Women and girls formed a significant contingent of the Sudan People's Liberation Army (SPLA) and other armed groups (OAGs)1 during the first and second Sudanese civil wars (1956- 2005). Some fought on the front lines, while others travelled with the armed groups, carrying ammunition and food, and providing sexual services and medical support. Their roles were complex and multifaceted, and while some women served willingly, others were forced into supportive activities against their will. Still others saw their association with male soldiers as the only viable means of livelihood in a country bereft of economic opportunities.
Today, the contributions and activities of South Sudanese female combatants and women associated with armed forces and groups (WAAFG) remain largely unrecognized and undocumented. Their post-conflict status is among the lowest of all groups in South Sudan, regardless of ethnic or tribal background. The Comprehensive Peace Agreement (CPA) of 2005 neither identifies them as a specific group entitled to consideration, nor provides any special compensation for their many sacrifices. As of July 2008, promises of disarmament, demobilization, and reintegration (DDR) remain unfulfilled, and most women who were actively involved in the rebellion remain dependent on male soldiers and security service members.
Based on recent interviews and focus groups with a wide range of stakeholders in South Sudan,2 this Issue Brief provides a preliminary review of theroles of southern women and girls in the Sudanese conflict, the specific threats they faced, and their involvement in and contribution to the CPA. It also examines gender relations in South Sudan since the end of the war and the failure of the Government of South Sudan (GoSS) and relevant UN bodies in responding to their needs as part of a DDR programme. It finds the following:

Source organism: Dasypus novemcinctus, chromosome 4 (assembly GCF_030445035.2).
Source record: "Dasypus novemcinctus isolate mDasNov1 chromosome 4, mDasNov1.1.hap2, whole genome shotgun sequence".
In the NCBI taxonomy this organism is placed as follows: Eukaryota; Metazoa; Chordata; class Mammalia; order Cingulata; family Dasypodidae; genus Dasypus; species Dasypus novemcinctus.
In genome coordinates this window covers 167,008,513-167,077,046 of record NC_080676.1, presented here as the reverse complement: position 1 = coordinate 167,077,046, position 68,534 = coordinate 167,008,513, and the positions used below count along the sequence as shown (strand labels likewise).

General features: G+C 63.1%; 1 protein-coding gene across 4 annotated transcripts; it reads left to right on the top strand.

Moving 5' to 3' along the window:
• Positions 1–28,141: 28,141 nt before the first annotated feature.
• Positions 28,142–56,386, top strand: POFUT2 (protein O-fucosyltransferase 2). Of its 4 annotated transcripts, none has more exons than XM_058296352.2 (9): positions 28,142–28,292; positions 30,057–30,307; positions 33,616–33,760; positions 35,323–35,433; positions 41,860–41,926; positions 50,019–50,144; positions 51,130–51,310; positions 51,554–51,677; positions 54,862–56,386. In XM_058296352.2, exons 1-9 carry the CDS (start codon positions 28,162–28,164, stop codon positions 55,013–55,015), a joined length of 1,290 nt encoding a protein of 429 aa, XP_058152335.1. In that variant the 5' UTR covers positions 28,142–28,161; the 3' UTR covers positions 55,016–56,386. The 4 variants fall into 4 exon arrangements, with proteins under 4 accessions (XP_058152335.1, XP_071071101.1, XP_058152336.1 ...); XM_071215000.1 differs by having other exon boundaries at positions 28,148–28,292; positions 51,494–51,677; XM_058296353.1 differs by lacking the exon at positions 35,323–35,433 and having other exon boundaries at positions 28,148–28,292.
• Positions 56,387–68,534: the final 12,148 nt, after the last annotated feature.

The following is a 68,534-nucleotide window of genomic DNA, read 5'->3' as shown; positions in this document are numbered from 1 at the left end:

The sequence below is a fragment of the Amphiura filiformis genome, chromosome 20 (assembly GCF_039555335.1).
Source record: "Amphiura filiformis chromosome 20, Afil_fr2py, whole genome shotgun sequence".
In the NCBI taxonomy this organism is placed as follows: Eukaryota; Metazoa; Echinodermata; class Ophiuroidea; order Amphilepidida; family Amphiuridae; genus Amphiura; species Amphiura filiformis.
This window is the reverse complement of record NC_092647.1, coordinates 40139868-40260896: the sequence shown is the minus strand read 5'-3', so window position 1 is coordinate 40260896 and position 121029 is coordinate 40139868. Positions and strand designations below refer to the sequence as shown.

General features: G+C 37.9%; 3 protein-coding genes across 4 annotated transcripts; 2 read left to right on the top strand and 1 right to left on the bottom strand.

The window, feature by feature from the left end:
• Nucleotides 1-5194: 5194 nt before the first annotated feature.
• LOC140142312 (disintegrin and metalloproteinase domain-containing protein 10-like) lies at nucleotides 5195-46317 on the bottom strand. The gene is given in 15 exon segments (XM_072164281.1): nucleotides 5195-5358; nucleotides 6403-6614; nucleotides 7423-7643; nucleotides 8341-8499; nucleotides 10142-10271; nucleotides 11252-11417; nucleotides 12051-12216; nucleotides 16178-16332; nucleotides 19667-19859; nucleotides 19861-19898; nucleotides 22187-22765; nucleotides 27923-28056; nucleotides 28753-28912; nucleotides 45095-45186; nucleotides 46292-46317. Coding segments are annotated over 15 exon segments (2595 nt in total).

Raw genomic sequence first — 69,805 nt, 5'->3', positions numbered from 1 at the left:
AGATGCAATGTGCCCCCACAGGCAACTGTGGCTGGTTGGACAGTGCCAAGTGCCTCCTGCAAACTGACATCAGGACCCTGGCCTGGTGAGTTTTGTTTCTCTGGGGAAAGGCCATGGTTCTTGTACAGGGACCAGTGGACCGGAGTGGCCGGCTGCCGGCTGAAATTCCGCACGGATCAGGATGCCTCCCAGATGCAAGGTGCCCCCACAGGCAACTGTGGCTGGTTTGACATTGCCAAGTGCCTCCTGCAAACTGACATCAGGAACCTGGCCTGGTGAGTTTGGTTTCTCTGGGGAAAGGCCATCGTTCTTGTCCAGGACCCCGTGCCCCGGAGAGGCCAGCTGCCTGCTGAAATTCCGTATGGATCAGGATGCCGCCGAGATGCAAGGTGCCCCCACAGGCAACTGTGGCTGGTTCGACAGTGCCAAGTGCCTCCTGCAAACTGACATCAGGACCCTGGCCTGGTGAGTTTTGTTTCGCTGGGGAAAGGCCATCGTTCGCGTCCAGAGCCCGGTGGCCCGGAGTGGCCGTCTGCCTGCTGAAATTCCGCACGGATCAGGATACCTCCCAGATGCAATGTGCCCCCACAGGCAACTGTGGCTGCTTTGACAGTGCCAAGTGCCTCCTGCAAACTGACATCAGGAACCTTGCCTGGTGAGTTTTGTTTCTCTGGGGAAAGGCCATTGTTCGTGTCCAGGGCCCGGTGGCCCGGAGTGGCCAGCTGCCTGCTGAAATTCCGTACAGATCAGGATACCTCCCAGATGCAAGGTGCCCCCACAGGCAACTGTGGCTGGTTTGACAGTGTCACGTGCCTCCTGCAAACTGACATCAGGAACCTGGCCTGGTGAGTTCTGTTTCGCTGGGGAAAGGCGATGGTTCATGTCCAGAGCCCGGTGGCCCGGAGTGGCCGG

- Significant numbers of women contributed to the Sudanese war effort as active combatants.
- Sexual abuse of women by all of the parties to the conflict-including by government soldiers, the SPLA, the South Sudan Defence Forces (SSDF), and other armed groups and militias-was routine and has not been sufficiently acknowledged. Rape, abduction, forced marriage, and survival prostitution were all commonplace.
- Violent skirmishes are ongoing, taking place over dowry disputes and 'ownership' of WAAFG and their children, contributing to community insecurity.
- Measures taken to protect women during and after the conflict-such as the SPLA's internal code of conduct banning rape, and specific language on gender equality in the GoSS interim constitution-appear to have been largely ineffective.
- The delay in beginning DDR of both women and men is having a serious impact on the welfare of WAAFG and former female combatants who are not supported by the SPLA and continue to rely on high-risk survival techniques.
- The small numbers of women identified as eligible for DDR in the South underestimates their real contribution during the war.
- Security sector reform in the South has not been organized in a manner that supports and protects women. Men who have committed atrocities against women and girls are gaining positions in the security and police forces, while women are not receiving equal treatment in relation to opportunities and salary.